|Nile floodplains - Aerial view of where the Nile flooding ends. The green fertile lands|
after centuries of flooding separate from the poor desert lands that did not flood. (c) Andrew
The annual flooding of the Nile was a welcomed event as the flooding waters provided new nutrient rich top soil. The three seasons in Ancient Egypt were named for what was happening agriculture-wise. The month of Akhet was for the inundation - rising and eventual flooding of the Nile. Every year the Nile's waters would rise and flood the region. This was due to heavy summer rains in the highlands of Ethiopia, and occurred between June and September each year. In June the inundation was seen in Aswan but reached as far as Cairo by September.
While flooding, in modern terms, is something that generally brings destruction and or death, the ancient Egyptians welcomed it, because as the river rose it would provide vital water for the farm land. In addition, once the waters receded it left behind a deposit of rich, black silt that fertilised the land, making the growing of crops possible and fruitful. (See the picture above for an indication of how fertile the flooded area was compared to the non-flooded area). However, the level of the flooding determined how many crops were able to be planted. If the inundation was too low, the flooding not as great, then fewer crops could be planted and famine was a threat.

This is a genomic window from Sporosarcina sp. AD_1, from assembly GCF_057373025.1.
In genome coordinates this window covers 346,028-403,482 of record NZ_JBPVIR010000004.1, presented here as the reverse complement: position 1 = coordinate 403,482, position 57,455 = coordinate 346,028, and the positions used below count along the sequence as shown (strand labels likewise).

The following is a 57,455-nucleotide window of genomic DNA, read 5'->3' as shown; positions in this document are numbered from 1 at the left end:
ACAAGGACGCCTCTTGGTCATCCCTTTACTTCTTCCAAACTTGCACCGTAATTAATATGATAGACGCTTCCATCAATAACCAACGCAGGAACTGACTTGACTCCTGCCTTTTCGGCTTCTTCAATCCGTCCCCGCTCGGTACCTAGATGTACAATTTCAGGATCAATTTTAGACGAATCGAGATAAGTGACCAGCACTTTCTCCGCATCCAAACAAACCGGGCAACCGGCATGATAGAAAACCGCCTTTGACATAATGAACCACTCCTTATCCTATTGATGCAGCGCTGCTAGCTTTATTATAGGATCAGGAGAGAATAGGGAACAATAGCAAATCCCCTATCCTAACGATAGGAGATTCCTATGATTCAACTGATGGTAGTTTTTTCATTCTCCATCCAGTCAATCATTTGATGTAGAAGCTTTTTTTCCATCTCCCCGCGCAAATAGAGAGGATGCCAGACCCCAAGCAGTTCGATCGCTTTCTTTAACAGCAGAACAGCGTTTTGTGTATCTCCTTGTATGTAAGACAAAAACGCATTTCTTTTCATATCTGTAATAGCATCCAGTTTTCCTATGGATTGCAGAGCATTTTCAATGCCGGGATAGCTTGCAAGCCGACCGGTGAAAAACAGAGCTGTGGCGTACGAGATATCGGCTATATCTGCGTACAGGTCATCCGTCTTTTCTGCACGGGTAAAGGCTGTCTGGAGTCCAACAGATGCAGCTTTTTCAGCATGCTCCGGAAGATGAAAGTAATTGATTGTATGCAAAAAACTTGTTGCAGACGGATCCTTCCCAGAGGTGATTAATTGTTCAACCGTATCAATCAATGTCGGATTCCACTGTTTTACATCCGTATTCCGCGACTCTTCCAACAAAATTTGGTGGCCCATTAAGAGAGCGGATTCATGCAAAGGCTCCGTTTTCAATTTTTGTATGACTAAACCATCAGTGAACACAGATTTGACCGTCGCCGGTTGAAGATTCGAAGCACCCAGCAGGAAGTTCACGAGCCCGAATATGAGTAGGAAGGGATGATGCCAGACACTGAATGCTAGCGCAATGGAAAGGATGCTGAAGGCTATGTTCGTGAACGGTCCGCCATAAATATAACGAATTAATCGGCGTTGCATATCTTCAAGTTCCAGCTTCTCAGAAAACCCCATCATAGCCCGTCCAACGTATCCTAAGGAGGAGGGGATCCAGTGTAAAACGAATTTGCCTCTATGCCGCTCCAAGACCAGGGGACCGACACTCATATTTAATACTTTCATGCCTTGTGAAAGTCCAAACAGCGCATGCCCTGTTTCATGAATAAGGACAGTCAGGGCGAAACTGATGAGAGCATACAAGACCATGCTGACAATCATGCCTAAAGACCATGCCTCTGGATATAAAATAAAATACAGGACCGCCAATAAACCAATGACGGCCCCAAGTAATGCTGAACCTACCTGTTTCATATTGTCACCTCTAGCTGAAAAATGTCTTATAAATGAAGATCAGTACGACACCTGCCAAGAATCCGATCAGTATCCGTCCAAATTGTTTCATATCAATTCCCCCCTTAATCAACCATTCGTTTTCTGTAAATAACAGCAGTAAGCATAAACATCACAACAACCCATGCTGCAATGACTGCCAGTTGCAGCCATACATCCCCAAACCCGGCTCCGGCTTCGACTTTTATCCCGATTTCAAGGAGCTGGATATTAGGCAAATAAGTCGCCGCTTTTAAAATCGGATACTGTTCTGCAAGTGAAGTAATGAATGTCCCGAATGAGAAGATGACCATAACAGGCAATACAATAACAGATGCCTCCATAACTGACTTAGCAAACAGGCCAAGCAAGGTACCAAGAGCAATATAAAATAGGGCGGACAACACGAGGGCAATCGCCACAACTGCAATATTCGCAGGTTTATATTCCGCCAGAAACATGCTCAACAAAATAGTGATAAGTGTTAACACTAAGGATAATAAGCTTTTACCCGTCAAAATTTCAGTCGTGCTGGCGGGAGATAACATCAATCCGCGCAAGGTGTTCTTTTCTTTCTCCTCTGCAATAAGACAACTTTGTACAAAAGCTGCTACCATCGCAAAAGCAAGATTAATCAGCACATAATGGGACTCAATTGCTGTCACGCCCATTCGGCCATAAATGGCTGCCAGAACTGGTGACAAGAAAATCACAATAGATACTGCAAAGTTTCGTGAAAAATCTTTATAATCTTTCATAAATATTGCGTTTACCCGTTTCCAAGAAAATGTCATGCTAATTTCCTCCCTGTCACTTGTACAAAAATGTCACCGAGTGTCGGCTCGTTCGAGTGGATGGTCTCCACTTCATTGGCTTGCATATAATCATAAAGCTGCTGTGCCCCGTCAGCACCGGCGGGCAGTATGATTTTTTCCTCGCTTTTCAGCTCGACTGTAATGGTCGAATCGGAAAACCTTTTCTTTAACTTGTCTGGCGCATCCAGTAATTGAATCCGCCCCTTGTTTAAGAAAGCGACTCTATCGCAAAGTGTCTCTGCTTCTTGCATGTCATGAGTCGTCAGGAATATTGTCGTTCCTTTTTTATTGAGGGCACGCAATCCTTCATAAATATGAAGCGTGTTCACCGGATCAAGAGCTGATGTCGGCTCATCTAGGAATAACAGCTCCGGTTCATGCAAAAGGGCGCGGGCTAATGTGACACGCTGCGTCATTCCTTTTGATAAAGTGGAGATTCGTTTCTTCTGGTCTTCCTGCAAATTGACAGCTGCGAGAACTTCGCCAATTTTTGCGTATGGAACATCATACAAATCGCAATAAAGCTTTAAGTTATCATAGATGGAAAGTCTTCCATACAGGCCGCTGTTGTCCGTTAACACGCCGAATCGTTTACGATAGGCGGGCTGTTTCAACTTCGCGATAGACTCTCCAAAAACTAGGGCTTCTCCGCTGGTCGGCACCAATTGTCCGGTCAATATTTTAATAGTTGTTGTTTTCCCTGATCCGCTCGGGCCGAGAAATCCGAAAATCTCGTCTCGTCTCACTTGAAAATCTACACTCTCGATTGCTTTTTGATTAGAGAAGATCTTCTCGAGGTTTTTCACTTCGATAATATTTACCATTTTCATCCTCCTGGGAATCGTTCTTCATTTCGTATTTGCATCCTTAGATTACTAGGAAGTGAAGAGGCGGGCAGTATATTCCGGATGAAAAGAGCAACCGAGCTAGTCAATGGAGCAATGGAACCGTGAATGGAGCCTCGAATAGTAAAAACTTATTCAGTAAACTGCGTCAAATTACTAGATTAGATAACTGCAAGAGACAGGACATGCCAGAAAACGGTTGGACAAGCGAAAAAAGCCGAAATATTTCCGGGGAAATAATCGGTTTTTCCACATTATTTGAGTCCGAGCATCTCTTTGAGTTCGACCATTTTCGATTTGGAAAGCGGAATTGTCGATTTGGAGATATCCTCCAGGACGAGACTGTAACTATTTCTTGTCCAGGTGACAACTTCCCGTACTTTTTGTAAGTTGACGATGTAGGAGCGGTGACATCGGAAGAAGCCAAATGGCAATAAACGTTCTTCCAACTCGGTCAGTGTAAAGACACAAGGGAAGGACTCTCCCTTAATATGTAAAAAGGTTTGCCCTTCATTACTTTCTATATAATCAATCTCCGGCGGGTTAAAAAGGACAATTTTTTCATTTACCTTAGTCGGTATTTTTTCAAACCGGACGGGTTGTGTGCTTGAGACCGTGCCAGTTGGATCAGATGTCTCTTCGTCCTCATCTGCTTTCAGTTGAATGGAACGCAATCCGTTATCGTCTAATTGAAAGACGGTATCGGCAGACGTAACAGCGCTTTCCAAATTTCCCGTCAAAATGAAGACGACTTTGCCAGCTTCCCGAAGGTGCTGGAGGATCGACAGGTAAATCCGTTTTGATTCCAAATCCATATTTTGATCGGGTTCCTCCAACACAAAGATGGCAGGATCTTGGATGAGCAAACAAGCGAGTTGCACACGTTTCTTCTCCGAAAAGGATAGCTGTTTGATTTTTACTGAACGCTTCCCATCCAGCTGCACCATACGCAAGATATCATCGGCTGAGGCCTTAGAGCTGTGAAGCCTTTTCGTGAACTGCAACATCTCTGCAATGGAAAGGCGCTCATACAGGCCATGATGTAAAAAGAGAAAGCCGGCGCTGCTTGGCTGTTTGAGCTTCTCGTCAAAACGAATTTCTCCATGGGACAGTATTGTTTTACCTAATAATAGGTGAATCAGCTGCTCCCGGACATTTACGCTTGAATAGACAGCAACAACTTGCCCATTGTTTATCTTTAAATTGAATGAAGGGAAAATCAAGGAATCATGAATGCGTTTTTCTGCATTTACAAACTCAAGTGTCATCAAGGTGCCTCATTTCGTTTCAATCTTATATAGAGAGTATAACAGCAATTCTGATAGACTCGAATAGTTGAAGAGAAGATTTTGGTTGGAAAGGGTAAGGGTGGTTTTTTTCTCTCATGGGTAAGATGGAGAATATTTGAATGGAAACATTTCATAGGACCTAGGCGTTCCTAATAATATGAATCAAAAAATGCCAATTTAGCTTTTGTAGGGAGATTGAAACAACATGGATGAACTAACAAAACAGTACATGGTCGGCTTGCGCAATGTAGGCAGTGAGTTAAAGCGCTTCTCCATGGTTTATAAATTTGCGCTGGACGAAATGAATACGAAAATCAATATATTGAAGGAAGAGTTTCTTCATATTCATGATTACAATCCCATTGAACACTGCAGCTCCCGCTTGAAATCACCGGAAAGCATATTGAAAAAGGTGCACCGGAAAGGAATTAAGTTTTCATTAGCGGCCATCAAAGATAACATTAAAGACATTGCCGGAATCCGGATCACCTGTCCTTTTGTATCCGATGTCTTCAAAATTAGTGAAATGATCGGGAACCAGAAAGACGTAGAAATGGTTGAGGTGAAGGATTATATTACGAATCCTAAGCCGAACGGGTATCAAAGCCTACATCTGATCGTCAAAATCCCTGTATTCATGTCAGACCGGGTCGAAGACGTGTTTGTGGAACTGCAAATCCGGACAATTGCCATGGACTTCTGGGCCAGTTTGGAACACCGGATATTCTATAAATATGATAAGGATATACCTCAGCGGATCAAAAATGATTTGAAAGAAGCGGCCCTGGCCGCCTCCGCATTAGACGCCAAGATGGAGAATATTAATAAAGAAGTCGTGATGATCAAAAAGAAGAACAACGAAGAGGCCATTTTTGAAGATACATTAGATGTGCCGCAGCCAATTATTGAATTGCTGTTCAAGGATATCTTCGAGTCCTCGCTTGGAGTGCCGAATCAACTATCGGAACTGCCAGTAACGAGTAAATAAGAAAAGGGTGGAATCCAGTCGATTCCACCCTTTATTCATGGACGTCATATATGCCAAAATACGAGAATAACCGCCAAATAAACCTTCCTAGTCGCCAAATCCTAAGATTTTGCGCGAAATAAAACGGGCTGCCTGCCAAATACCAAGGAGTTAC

The ancient Egyptians did not know that the Nile flooded due to the monsoon rains in Ethiopia. They believed that it was at the will of the Nile god Hapi that the inundation occurred. If the floods were too great (so that they overran the walls protecting villages and destroyed houses) or too low (so that there wasn't enough silt for farming) then it was due to Hapi being displeased with something the Egyptians did or didn't do. They would worship him and give offerings in the hope that he would bring just the right amount of flooding to the region. They had no way to control the level of the inundation so worship and offerings to Hapi were very important to agriculture and life for those affected.
Ankhet or Anuket was the personification and goddess of the Nile river in ancient Egypt. Each year when the inundation would begin the Festival of Ankhet would start. People would throw offerings of coins, gold, jewellery and other precious gifts into the river as thanks for the water and the nutrients that the flooding would bring. Anuket was the giver of life, the nourisher of the fields. She brought the fertility to the lands when the Nile flooded.
For Egyptians in ancient times, Hapi allowed the flooding to occur and controlled the level of flooding, and Anuket brought the fertile black silt with that flooding.